May 16, 2007, - 12:41 pm
By Debbie Schlussel
Two-and-a-half cheers to Swift Packing for saying “NO” to demanding Muslim employees who wanted special breaks to pray. (Swift loses 1/2 a cheer because they employed illegal aliens, and were raided for it by ICE, last year.)
Almost 100 Muslim workers quit because Swift would not give in to their Islamic demands. If only Target–which allows Muslim cashiers to refuse to ring up pig products–would take a cue from Swift.
Now, watch for the Muslims and their buddies at CAIR to start a class-action lawsuit, pronto.
One question: Since Swift previously hired illegal aliens (and was raided by ICE for it), how many of these Muslims are here legally?
More from AP:
Grand Island, Neb. – Nearly 100 Muslim workers have quit their jobs at a Swift & Co. meatpacking plant because their prayer times weren’t accommodated.
“They kind of issued the company an ultimatum,” said Dan Hoppes, president of Local 22 of the United Food and Commercial Workers Union.
“They went in before the shift started (Monday) and said that they’d go unless they could pray when they needed to,” Hoppes said today.
Sean McHugh, a spokesman for Swift at its Greeley headquarters, said breaks are governed by a labor contract and that all employees are told about them during orientation for all new workers.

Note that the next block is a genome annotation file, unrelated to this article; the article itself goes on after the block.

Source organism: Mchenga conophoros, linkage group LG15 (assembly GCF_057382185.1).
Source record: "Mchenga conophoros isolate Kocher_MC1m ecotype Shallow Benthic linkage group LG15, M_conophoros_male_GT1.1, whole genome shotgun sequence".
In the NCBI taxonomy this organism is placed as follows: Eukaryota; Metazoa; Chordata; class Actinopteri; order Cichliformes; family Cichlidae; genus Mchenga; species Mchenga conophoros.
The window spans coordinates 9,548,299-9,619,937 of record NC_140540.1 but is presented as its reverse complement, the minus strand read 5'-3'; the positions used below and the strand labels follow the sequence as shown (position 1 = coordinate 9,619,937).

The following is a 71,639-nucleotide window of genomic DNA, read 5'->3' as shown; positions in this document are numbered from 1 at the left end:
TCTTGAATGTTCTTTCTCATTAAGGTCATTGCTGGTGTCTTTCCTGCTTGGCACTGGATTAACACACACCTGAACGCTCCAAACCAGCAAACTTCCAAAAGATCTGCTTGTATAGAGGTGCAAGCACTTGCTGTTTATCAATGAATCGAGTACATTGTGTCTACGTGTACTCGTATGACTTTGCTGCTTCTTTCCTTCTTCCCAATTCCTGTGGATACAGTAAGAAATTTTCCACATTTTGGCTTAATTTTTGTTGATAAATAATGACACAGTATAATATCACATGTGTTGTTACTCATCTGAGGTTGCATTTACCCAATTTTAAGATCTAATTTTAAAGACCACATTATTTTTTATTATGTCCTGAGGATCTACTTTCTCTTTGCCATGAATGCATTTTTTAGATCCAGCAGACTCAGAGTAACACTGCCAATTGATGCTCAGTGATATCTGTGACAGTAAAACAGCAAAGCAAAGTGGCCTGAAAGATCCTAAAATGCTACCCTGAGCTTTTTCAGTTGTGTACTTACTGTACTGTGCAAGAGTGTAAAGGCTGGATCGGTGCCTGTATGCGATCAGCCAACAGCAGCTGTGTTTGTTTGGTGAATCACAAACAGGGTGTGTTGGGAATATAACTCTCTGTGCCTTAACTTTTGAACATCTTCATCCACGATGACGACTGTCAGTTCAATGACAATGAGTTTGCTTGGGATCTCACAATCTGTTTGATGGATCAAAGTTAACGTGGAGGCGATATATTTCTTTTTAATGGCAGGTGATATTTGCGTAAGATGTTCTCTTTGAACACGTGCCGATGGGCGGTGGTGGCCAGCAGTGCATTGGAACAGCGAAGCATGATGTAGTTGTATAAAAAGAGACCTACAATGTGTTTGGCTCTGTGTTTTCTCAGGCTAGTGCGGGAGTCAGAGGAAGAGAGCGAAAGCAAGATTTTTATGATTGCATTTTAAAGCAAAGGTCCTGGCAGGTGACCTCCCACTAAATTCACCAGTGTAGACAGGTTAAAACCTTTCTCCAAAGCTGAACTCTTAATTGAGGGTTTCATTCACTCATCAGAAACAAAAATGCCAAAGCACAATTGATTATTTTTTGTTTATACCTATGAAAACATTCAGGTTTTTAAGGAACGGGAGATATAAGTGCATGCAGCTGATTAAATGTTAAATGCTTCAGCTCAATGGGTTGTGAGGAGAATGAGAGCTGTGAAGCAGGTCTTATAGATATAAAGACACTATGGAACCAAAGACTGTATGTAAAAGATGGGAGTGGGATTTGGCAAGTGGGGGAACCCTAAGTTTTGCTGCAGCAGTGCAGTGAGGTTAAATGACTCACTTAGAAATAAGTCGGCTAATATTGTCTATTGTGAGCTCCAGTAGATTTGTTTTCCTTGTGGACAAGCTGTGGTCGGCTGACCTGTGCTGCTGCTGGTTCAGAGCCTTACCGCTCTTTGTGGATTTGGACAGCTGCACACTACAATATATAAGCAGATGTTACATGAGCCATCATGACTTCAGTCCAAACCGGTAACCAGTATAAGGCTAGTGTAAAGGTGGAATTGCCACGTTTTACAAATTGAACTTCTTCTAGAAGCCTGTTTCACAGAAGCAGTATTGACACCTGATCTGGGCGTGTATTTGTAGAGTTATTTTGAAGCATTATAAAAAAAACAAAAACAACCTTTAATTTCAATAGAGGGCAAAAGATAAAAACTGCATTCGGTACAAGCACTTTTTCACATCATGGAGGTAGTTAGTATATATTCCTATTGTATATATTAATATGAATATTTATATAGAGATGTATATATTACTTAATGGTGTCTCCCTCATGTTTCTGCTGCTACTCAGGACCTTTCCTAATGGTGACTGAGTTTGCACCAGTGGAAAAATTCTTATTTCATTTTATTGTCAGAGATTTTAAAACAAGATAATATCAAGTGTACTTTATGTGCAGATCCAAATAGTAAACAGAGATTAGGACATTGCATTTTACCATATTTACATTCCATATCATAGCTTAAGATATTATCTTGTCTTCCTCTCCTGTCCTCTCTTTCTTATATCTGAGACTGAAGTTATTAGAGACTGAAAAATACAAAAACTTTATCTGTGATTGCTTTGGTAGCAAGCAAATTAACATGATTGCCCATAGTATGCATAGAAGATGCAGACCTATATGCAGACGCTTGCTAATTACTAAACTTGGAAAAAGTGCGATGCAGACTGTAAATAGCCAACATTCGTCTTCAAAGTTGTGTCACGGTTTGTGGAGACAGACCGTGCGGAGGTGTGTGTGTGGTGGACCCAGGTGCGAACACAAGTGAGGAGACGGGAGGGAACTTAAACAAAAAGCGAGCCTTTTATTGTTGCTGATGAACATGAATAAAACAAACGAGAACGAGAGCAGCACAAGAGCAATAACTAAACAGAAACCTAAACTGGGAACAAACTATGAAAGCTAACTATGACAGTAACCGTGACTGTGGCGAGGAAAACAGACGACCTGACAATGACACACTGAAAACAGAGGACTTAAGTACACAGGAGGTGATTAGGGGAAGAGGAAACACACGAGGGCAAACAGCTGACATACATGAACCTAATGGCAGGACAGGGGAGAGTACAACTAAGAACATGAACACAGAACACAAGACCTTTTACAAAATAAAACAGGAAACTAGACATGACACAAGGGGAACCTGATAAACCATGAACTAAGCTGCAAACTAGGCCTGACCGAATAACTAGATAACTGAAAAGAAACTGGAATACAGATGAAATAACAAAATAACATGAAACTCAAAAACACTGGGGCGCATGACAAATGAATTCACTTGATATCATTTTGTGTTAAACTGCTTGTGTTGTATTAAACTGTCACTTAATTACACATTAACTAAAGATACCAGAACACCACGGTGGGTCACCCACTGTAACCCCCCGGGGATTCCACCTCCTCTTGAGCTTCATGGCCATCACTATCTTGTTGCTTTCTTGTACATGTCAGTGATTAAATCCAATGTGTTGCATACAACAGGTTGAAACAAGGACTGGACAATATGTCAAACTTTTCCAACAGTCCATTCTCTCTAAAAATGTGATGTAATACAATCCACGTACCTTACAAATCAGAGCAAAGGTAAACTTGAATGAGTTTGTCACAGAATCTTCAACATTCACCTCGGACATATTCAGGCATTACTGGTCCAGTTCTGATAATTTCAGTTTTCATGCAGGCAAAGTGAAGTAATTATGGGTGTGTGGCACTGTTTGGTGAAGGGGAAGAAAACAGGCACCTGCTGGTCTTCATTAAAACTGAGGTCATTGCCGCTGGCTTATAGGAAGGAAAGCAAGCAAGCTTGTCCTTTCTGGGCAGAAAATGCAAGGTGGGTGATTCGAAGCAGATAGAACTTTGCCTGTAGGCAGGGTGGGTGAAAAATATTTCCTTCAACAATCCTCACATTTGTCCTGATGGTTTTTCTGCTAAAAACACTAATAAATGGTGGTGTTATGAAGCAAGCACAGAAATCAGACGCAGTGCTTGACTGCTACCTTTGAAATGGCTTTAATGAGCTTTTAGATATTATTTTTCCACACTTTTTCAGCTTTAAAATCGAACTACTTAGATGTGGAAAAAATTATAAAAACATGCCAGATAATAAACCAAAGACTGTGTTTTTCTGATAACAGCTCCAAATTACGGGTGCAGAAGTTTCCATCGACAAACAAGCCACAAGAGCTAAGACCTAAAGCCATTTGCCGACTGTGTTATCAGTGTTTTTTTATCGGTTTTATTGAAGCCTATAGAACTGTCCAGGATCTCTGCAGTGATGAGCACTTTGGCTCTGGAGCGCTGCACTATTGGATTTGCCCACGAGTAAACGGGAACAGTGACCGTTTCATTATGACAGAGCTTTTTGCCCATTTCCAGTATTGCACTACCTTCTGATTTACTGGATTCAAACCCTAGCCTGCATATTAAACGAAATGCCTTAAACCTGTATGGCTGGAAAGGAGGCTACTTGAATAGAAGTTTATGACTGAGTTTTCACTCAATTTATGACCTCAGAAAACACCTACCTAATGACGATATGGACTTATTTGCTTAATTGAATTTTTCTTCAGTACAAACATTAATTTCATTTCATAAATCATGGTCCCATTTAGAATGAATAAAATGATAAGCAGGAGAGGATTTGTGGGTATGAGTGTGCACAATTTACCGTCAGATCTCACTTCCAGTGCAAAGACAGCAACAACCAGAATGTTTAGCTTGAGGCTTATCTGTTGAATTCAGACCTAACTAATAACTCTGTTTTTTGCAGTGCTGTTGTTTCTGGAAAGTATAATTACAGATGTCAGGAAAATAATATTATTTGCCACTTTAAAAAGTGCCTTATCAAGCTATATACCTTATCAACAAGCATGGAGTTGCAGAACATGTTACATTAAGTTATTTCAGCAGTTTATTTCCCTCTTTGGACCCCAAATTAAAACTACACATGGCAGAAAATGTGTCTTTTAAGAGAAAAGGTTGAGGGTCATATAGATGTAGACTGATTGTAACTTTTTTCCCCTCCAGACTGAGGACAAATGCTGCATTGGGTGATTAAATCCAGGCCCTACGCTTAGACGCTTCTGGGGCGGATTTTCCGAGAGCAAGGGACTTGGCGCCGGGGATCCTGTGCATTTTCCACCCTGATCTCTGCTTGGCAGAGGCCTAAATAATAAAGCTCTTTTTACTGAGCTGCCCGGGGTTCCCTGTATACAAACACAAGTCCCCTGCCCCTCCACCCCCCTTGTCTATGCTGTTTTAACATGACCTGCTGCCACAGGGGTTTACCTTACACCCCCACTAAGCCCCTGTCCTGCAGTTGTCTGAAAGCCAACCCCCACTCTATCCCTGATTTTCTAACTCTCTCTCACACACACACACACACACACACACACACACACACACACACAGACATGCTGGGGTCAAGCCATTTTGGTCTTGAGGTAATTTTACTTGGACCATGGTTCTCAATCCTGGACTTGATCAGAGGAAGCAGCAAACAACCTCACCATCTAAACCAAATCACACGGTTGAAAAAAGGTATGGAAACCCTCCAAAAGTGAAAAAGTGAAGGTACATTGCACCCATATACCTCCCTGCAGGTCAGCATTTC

“The company has a history of making reasonable accommodations for legitimate religious practices,” he said Monday. “Swift has experienced no issues related to religious accommodations in recent years.
Hoppes said he believes the workers, who he said were Somali immigrants, had been offered jobs at a Kansas plant that would give them time off for prayer and make other accommodations for their religion. He didn’t know the name of the company.
Hoppes said the union contract contained no provisions for prayer, which for many Muslims is a minimum of five times a day.
“They had talked to a couple of our representatives,” Hoppes said, “but you can’t go into the middle of the contract and renegotiate those types of things. You’ve got a lot of different nationalities at the plant, a lot of different religious beliefs.”
He said the company had tried to work with the Muslim employees, telling them: “‘These are your break times. Can you fit it into that?'” But, Hoppes said, “if you take a hundred people out of that line, you gotta shut down the line. . . . It’s a real touchy subject.”
Thanks to reader Alex for the tip.
Tags: Dan Hoppes, Debbie Schlussel, Greeley headquarters, Kansas, Kansas plant, Nebraska, pig products, President, Sean McHugh, spokesman, Swift & Co., United Food and Commercial Workers Union